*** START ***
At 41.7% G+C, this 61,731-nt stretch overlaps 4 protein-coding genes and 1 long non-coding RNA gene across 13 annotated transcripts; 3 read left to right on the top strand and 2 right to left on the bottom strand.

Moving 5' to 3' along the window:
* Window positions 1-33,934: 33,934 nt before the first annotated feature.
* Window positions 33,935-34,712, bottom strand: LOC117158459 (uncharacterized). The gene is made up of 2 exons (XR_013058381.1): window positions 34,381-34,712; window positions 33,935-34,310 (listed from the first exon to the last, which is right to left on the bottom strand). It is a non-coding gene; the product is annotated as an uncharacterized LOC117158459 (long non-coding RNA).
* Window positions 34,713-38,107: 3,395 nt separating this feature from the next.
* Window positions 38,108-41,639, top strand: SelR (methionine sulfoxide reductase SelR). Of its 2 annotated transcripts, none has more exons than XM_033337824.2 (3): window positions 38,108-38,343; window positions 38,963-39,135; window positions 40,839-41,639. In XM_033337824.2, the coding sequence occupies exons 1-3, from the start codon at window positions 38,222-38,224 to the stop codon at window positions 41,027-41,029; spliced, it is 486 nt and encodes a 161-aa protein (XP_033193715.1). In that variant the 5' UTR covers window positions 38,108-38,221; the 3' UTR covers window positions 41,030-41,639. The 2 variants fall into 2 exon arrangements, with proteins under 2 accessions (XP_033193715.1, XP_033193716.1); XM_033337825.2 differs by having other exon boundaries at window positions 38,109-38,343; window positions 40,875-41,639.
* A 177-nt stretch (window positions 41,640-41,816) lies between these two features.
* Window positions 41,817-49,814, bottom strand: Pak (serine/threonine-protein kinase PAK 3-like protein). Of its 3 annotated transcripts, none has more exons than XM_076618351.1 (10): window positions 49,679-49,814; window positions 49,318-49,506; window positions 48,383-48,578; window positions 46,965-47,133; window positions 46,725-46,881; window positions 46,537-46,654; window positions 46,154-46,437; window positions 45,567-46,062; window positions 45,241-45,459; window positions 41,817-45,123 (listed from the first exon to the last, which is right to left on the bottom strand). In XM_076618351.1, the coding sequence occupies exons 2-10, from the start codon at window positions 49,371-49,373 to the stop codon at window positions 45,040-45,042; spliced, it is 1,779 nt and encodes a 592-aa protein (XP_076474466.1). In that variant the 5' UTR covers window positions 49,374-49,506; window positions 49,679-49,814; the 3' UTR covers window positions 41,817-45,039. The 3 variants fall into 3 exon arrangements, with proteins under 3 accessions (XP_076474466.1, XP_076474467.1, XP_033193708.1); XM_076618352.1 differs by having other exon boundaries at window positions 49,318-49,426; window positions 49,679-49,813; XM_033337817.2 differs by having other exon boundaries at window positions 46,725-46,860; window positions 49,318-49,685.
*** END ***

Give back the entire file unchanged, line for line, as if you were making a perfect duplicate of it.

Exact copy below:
At 41.7% G+C, this 61,731-nt stretch overlaps 4 protein-coding genes and 1 long non-coding RNA gene across 13 annotated transcripts; 3 read left to right on the top strand and 2 right to left on the bottom strand.

Moving 5' to 3' along the window:
* Window positions 1-33,934: 33,934 nt before the first annotated feature.
* Window positions 33,935-34,712, bottom strand: LOC117158459 (uncharacterized). The gene is made up of 2 exons (XR_013058381.1): window positions 34,381-34,712; window positions 33,935-34,310 (listed from the first exon to the last, which is right to left on the bottom strand). It is a non-coding gene; the product is annotated as an uncharacterized LOC117158459 (long non-coding RNA).
* Window positions 34,713-38,107: 3,395 nt separating this feature from the next.
* Window positions 38,108-41,639, top strand: SelR (methionine sulfoxide reductase SelR). Of its 2 annotated transcripts, none has more exons than XM_033337824.2 (3): window positions 38,108-38,343; window positions 38,963-39,135; window positions 40,839-41,639. In XM_033337824.2, the coding sequence occupies exons 1-3, from the start codon at window positions 38,222-38,224 to the stop codon at window positions 41,027-41,029; spliced, it is 486 nt and encodes a 161-aa protein (XP_033193715.1). In that variant the 5' UTR covers window positions 38,108-38,221; the 3' UTR covers window positions 41,030-41,639. The 2 variants fall into 2 exon arrangements, with proteins under 2 accessions (XP_033193715.1, XP_033193716.1); XM_033337825.2 differs by having other exon boundaries at window positions 38,109-38,343; window positions 40,875-41,639.
* A 177-nt stretch (window positions 41,640-41,816) lies between these two features.
* Window positions 41,817-49,814, bottom strand: Pak (serine/threonine-protein kinase PAK 3-like protein). Of its 3 annotated transcripts, none has more exons than XM_076618351.1 (10): window positions 49,679-49,814; window positions 49,318-49,506; window positions 48,383-48,578; window positions 46,965-47,133; window positions 46,725-46,881; window positions 46,537-46,654; window positions 46,154-46,437; window positions 45,567-46,062; window positions 45,241-45,459; window positions 41,817-45,123 (listed from the first exon to the last, which is right to left on the bottom strand). In XM_076618351.1, the coding sequence occupies exons 2-10, from the start codon at window positions 49,371-49,373 to the stop codon at window positions 45,040-45,042; spliced, it is 1,779 nt and encodes a 592-aa protein (XP_076474466.1). In that variant the 5' UTR covers window positions 49,374-49,506; window positions 49,679-49,814; the 3' UTR covers window positions 41,817-45,039. The 3 variants fall into 3 exon arrangements, with proteins under 3 accessions (XP_076474466.1, XP_076474467.1, XP_033193708.1); XM_076618352.1 differs by having other exon boundaries at window positions 49,318-49,426; window positions 49,679-49,813; XM_033337817.2 differs by having other exon boundaries at window positions 46,725-46,860; window positions 49,318-49,685.